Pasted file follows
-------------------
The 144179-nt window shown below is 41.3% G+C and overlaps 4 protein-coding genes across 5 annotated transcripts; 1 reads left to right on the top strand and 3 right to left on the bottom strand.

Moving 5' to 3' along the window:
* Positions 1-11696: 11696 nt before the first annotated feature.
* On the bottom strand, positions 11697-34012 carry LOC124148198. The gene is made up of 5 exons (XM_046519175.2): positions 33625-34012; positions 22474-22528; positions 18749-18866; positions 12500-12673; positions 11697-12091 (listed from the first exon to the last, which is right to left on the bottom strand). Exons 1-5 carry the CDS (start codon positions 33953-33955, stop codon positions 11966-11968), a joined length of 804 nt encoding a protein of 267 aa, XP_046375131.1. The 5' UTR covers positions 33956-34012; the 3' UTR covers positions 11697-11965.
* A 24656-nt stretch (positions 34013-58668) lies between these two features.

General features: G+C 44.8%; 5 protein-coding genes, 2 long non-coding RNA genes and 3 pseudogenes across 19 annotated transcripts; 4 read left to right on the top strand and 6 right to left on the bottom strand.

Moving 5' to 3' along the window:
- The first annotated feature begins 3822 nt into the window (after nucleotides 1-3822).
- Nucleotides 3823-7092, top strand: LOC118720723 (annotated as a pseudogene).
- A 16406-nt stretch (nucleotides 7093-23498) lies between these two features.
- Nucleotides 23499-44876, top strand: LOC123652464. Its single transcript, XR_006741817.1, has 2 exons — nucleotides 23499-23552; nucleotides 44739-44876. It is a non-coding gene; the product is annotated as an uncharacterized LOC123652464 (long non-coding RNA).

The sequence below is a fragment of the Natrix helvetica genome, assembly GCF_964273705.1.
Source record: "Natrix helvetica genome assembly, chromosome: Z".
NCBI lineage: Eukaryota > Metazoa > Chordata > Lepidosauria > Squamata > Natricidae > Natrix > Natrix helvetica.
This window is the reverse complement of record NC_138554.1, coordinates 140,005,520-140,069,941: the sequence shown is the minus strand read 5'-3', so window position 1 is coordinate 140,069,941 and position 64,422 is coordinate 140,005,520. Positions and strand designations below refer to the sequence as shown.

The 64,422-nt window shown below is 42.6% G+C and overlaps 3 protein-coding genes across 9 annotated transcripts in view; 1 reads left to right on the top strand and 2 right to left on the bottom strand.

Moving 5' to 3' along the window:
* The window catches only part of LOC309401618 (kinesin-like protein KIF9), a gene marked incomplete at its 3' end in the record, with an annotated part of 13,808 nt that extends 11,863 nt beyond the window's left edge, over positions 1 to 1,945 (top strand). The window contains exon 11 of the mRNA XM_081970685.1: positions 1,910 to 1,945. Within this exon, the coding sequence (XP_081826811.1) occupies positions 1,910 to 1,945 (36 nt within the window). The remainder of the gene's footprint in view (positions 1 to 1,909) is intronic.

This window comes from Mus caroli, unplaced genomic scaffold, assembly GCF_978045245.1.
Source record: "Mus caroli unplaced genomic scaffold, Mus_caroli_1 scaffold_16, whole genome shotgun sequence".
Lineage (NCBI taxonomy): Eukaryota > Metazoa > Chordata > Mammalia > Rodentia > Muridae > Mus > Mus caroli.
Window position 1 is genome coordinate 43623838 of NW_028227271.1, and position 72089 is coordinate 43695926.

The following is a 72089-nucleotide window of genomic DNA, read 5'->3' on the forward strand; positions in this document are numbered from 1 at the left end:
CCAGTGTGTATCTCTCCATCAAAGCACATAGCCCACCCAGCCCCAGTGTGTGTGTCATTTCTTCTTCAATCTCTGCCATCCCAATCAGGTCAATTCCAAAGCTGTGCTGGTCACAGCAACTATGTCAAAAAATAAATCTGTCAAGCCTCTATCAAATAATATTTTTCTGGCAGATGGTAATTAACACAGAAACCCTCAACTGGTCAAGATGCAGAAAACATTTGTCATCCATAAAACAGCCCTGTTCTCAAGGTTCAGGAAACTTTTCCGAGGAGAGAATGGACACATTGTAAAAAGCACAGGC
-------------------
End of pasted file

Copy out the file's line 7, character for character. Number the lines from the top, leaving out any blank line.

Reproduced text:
Moving 5' to 3' along the window: